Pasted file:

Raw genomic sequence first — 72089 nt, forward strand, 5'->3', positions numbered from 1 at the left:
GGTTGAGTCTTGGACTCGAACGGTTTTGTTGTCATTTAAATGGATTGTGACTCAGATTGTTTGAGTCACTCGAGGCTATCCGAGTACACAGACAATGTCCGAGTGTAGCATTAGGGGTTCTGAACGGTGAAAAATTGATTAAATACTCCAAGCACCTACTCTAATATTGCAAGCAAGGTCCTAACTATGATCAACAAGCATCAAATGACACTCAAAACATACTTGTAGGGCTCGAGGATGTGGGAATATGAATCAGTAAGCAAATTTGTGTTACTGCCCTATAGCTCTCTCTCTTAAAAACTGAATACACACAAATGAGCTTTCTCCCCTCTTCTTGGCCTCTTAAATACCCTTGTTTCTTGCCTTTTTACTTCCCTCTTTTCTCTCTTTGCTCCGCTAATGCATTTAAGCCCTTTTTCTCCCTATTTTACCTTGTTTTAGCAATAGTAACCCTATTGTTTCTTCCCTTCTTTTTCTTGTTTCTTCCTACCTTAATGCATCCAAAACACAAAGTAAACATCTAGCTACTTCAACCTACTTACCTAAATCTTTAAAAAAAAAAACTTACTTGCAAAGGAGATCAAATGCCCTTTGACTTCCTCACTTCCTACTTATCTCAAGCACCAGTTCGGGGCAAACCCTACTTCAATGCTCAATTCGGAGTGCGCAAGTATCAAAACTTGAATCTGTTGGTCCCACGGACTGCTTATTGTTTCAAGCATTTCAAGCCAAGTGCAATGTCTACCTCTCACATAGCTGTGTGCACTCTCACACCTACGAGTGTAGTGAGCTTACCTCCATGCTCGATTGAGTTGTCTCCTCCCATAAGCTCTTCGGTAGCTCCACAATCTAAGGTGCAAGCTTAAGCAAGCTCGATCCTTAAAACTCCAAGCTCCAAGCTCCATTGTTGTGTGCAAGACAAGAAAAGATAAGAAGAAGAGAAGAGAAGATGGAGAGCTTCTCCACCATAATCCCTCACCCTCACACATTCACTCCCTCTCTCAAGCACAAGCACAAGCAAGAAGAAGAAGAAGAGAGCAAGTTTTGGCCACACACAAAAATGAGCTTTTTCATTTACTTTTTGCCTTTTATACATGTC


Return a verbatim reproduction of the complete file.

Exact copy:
Raw genomic sequence first — 72089 nt, forward strand, 5'->3', positions numbered from 1 at the left:
GGTTGAGTCTTGGACTCGAACGGTTTTGTTGTCATTTAAATGGATTGTGACTCAGATTGTTTGAGTCACTCGAGGCTATCCGAGTACACAGACAATGTCCGAGTGTAGCATTAGGGGTTCTGAACGGTGAAAAATTGATTAAATACTCCAAGCACCTACTCTAATATTGCAAGCAAGGTCCTAACTATGATCAACAAGCATCAAATGACACTCAAAACATACTTGTAGGGCTCGAGGATGTGGGAATATGAATCAGTAAGCAAATTTGTGTTACTGCCCTATAGCTCTCTCTCTTAAAAACTGAATACACACAAATGAGCTTTCTCCCCTCTTCTTGGCCTCTTAAATACCCTTGTTTCTTGCCTTTTTACTTCCCTCTTTTCTCTCTTTGCTCCGCTAATGCATTTAAGCCCTTTTTCTCCCTATTTTACCTTGTTTTAGCAATAGTAACCCTATTGTTTCTTCCCTTCTTTTTCTTGTTTCTTCCTACCTTAATGCATCCAAAACACAAAGTAAACATCTAGCTACTTCAACCTACTTACCTAAATCTTTAAAAAAAAAAACTTACTTGCAAAGGAGATCAAATGCCCTTTGACTTCCTCACTTCCTACTTATCTCAAGCACCAGTTCGGGGCAAACCCTACTTCAATGCTCAATTCGGAGTGCGCAAGTATCAAAACTTGAATCTGTTGGTCCCACGGACTGCTTATTGTTTCAAGCATTTCAAGCCAAGTGCAATGTCTACCTCTCACATAGCTGTGTGCACTCTCACACCTACGAGTGTAGTGAGCTTACCTCCATGCTCGATTGAGTTGTCTCCTCCCATAAGCTCTTCGGTAGCTCCACAATCTAAGGTGCAAGCTTAAGCAAGCTCGATCCTTAAAACTCCAAGCTCCAAGCTCCATTGTTGTGTGCAAGACAAGAAAAGATAAGAAGAAGAGAAGAGAAGATGGAGAGCTTCTCCACCATAATCCCTCACCCTCACACATTCACTCCCTCTCTCAAGCACAAGCACAAGCAAGAAGAAGAAGAAGAGAGCAAGTTTTGGCCACACACAAAAATGAGCTTTTTCATTTACTTTTTGCCTTTTATACATGTC